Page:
To defend or not to defend?RE: "When an Incumbent Shop Should -- and Shouldn't -- Defend In a Review" (AA, Sept. 7). As a former ad journalist and current ad flack, I've seen more than my share of reviews. Unless it is a government-mandated review, do not defend. It's like losing the business twice -- once, when the client tells you it's in review, and again after it tells you it went to another agency with "fresh thinking."
Worst thing you can do to agency morale (not to mention the hundreds of thousands of dollars spent on the review). Clients need to man up (or woman up, depending on the client) with their existing shops on why the account is in review, why the relationship has gone south and why they are not going to keep the business no matter what they do in the re-pitch. As for "letting them down easy," it's kind of like a Band-Aid: Rip it off and move on.
As an agency-search consultant, and someone who has also spent time on the client and agency sides, I insist on my clients being honest with incumbent agencies regarding the retention odds.
There are dozens of reasons an account goes into review, but in too many instances the review could have been avoided if the agency was smarter in the relationship-management area. For instance, agencies should always be re-pitching the business to avoid getting to a formal review stage.
And if there is a key client change, consider it an unofficial notice to re-pitch. Have a day or series of meetings to get the new person up to speed and, more importantly, learn about his views and goals. You'd be surprised at how many agencies don't do this. If you find your agency in the unfortunate situation of having to defend, put the ego aside and objectively determine why the account is in review, what your odds of retention are, and if this really is a marriage worth saving.
But also realize that corporate politics can be incomprehensible and beyond your control (as well as your key contact's), and you may never really know the truth behind the review. As a few CMOs have said to me, the first bullet has the agency's name on it.
Line extension not always a bad thingRE: Al Ries' "Slowly But Surely, Line Extensions Will Take Your Brand Off Course" (AdAge.com, Sept. 7). I appreciate the overall sentiment of this article, and some of the wonderful examples contained in it. At the same time, the primary examples of Bud and Miller are a) just a sample size of two, and b) over such a long period of time that a myriad of other factors could be responsible for their declines. There's no law that says a large, leading brand will maintain that position. In fact, the more likely scenario is a golden age followed by a decline as the world changes and the large, heavily rooted company doesn't.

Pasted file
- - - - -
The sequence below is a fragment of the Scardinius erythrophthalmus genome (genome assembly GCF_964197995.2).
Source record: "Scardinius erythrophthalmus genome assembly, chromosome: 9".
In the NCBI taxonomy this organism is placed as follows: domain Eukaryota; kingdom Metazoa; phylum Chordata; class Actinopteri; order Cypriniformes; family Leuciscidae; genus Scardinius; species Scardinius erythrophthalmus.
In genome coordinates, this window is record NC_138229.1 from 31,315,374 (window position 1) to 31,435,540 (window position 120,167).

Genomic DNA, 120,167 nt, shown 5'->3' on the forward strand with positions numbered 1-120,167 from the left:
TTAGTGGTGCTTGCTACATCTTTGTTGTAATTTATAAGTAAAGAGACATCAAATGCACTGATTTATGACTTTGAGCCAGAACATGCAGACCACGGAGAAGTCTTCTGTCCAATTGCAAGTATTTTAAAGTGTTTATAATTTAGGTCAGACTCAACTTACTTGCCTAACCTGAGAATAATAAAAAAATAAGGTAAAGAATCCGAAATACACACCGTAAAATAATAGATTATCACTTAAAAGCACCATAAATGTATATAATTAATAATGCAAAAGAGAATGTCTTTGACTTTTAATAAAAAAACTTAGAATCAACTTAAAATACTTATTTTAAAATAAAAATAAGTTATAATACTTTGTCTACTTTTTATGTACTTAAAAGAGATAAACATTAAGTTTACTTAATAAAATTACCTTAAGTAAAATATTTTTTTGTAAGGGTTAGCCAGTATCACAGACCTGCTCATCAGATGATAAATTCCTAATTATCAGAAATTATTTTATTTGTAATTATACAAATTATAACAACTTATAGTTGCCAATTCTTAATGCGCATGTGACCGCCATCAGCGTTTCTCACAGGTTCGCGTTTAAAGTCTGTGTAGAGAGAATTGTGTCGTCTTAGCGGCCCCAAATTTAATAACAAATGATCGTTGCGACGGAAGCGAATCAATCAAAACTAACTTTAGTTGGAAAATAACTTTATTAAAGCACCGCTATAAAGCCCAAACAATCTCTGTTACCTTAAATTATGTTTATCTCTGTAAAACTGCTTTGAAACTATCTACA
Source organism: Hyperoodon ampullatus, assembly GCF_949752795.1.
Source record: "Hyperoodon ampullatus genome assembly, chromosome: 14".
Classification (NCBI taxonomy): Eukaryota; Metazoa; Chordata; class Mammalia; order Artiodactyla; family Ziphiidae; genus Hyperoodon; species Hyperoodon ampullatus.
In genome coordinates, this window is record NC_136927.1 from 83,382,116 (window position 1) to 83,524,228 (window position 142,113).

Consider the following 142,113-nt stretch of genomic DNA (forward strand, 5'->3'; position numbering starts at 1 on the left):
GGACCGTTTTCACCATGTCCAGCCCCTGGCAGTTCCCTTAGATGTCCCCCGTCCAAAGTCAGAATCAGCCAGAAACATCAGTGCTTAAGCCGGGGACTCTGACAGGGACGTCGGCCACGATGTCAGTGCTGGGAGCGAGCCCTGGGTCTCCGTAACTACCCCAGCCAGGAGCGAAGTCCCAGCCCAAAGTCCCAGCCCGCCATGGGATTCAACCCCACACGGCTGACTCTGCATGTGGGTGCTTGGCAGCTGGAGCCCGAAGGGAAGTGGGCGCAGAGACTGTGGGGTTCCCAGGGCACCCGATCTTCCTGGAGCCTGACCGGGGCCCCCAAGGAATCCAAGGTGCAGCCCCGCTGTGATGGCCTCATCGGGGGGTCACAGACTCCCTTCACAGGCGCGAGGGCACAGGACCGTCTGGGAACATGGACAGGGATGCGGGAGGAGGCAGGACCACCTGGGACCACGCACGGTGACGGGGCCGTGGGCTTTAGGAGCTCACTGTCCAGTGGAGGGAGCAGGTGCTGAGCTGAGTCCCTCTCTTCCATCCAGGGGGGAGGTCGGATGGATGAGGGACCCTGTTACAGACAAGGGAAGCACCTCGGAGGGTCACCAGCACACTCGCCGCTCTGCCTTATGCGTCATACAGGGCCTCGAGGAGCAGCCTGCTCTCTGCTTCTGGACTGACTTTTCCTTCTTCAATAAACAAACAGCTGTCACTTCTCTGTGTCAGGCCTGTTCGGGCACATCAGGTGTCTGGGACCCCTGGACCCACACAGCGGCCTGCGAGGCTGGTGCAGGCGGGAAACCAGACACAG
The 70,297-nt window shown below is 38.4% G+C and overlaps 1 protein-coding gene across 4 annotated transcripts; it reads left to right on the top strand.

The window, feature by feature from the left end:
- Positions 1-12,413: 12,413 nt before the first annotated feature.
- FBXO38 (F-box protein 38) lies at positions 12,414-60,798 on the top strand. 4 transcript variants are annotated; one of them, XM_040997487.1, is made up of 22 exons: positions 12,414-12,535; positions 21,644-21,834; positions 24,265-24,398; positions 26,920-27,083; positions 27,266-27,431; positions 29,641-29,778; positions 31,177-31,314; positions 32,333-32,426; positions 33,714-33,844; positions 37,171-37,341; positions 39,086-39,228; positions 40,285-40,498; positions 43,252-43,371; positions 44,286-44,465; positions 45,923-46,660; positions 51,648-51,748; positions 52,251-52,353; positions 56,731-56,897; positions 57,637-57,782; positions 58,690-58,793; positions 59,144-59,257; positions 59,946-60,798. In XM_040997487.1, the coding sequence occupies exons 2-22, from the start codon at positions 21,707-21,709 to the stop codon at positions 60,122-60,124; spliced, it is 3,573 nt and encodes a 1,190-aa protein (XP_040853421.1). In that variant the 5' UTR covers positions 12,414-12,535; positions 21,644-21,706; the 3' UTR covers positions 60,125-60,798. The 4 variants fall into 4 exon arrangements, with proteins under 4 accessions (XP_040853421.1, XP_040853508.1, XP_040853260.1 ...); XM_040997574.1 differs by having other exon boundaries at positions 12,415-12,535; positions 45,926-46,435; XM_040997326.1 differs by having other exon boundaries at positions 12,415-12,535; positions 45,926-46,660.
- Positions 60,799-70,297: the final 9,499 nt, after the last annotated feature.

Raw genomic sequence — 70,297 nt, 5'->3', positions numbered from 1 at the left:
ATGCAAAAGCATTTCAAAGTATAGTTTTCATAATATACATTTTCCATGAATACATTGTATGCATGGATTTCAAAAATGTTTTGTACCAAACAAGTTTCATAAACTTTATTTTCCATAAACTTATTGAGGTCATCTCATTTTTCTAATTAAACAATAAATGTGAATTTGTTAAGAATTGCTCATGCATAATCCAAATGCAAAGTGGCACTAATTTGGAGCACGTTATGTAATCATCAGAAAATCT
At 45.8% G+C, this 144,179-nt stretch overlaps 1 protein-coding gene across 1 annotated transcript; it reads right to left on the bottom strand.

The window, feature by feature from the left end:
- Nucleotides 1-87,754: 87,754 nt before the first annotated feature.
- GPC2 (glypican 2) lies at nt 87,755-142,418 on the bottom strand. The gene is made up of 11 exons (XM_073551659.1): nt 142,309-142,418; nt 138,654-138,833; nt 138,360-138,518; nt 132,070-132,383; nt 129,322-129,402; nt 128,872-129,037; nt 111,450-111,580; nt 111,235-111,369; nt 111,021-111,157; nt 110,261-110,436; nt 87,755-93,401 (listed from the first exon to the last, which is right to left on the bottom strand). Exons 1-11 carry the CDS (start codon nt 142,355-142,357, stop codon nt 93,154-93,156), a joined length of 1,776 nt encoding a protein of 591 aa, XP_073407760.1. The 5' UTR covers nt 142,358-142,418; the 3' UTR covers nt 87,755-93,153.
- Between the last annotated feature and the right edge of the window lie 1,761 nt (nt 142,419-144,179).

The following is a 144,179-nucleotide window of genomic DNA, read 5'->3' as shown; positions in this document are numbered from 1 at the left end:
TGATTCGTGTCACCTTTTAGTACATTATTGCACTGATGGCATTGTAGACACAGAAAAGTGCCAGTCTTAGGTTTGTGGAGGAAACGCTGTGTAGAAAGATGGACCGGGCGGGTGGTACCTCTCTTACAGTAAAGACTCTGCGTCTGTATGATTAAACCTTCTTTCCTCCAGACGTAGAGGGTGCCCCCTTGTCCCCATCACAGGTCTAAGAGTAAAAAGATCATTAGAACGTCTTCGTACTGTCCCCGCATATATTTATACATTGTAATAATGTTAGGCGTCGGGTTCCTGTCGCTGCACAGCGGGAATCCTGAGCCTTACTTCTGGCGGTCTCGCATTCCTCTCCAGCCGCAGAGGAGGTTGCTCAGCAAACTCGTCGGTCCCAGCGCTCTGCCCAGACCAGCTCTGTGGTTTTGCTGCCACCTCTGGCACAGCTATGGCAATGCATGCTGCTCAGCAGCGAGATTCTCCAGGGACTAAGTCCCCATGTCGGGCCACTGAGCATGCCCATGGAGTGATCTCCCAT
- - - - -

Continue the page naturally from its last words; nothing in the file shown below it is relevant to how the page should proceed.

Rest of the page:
I'm not disagreeing that if you have a "man's man" beer, you shouldn't necessarily be extending the same brand to tap the light market (unless you think the average "man's man" needs something to drink at the ballet). I'm just saying that brand extension isn't necessarily bad -- you just have to make sure that the extension fits the profile and personality of the successful brand you've already built.
For a few examples, I'd offer up Jell-O extending from gelatin into pudding, Hershey's extending the Reese's brand from peanut-butter cups to Reese's pieces (and then licensing it for Reese's Puffs), and Ralph Lauren extending from clothing into fragrance. In each case, the extension was a natural fit to the existing market, rather than an attempt to stretch and capture a different demographic.
Maybe this was left out of the discussion for expediency sake, to get to the Miller Lite/Bud Light examples, but remember Anheuser-Busch had a light beer, before introducing Bud Light -- Natural Light. And if memory serves me, A-B spent a lot of time and money trying to battle Miller Lite with Natural Light, before succumbing to the idea that their light beer needed to be branded a Budweiser product, to give their light beer more clout with beer consumers. It seems to me the example of Anheuser-Busch Natural Light's sales could be used as an argument for a line extension being more effective than a stand-alone sub-brand.